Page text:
The second issue that Africa must give attention to, according to the activist, is climate finance and pledging mechanisms. Yared stated that the world promised 100 billion USD financial funds for climate change until 2020, but there is a huge gap in the implementation of the promise. Hence, Africa, as the most vulnerable continent, should shout for the implementation of this promise and should also push even for additional financial pledges.

In climate financing, the allocated finance is mostly in the form of a loan. But Africa should struggle to change this mechanism to make it in direct fund and support, Yared stated.

In the coming COP 26 session, the world should reach a final agreement on the carbon market, Yared said, adding, so far, carbon market negotiation remains unfinished. Hence, Africa should push for the implementation of carbon marketing, he noted. The other major topic that Africans should give attention to and prepare for, according to Yared, is direct compensation for loss and damage due to climate changes. In addition, for the proper implementation of compensations for loss and damage, a network that was established during the COP 25 session should enter into the implementation phase, he added.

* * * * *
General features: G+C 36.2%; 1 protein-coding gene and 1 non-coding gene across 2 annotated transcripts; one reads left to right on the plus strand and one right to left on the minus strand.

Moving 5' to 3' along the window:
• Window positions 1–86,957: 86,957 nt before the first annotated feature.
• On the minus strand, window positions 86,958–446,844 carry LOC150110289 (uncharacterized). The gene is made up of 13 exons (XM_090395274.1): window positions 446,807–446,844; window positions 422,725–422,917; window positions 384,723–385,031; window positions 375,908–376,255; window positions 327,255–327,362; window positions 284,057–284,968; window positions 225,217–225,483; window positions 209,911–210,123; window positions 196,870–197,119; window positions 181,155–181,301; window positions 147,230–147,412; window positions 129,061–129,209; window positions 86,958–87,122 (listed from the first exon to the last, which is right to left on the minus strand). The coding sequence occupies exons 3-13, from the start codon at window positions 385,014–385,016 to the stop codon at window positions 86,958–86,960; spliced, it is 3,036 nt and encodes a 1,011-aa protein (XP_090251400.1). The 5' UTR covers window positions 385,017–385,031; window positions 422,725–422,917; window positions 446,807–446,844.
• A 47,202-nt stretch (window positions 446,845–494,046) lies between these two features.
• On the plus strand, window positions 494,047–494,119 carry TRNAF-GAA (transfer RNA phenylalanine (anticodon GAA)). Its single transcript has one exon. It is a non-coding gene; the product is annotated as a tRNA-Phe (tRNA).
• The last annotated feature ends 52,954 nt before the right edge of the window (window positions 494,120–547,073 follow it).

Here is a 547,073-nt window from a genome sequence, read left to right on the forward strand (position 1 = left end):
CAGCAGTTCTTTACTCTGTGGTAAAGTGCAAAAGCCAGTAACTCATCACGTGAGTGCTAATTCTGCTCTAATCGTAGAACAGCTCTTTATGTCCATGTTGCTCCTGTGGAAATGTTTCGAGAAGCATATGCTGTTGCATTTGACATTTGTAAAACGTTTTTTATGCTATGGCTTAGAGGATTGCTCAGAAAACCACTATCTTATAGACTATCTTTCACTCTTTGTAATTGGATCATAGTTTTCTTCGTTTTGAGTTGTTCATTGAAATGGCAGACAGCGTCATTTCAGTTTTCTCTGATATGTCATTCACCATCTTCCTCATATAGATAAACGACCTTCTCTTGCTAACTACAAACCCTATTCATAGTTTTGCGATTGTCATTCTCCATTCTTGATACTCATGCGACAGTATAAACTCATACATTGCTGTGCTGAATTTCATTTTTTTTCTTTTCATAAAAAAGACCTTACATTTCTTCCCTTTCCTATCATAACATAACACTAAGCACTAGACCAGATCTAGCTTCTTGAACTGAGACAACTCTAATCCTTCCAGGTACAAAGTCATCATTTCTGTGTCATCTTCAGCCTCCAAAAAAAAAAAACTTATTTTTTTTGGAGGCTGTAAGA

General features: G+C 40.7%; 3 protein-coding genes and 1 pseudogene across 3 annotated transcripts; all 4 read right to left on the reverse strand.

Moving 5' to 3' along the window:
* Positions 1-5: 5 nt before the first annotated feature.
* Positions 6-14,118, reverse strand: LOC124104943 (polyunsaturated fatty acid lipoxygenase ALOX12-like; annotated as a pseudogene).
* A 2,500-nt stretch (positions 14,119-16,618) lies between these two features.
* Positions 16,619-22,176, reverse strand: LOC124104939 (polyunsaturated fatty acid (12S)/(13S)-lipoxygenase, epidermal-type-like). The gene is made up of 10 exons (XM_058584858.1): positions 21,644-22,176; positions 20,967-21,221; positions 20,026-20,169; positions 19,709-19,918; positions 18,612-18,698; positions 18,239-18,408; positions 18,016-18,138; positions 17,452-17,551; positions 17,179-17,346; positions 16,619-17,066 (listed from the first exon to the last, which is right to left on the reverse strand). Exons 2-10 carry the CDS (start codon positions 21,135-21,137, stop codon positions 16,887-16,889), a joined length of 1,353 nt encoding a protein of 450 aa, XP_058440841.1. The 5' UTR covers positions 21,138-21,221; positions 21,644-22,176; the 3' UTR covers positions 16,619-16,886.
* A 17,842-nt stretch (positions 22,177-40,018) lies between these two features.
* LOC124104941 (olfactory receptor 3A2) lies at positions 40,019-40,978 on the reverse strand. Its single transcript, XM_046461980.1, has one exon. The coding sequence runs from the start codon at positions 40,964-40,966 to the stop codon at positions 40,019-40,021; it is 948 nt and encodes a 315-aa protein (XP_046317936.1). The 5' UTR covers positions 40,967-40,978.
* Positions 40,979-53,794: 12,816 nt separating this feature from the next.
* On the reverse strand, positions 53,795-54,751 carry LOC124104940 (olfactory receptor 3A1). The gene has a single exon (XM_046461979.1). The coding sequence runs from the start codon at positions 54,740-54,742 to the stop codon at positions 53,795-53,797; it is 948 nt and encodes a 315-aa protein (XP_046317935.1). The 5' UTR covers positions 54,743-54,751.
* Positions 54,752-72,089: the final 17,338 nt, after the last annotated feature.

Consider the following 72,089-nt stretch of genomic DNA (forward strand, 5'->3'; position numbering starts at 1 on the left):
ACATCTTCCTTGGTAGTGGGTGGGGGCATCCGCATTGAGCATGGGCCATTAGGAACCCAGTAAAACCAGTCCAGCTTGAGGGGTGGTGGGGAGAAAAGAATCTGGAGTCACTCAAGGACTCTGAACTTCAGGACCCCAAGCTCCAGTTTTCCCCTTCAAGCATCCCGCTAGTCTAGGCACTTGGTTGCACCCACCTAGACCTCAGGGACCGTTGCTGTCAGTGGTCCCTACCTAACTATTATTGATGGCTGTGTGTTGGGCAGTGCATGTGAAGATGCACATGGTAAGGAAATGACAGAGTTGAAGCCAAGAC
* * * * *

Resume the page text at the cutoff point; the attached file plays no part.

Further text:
For Yared, all these agendas need a strong stance and voice of Africa and another developing world. Yet, the young activist argues that Africa has not given weight to the issue and urged the continent to wake up.

 COVID-19 is covering the agenda of climate change and the financial pledges are focusing on COVID-19. This may affect the struggle against climate change and the world should not dump the agenda of climate change at any condition, climate actions should be implemented parallel with old and new global agendas, he argued.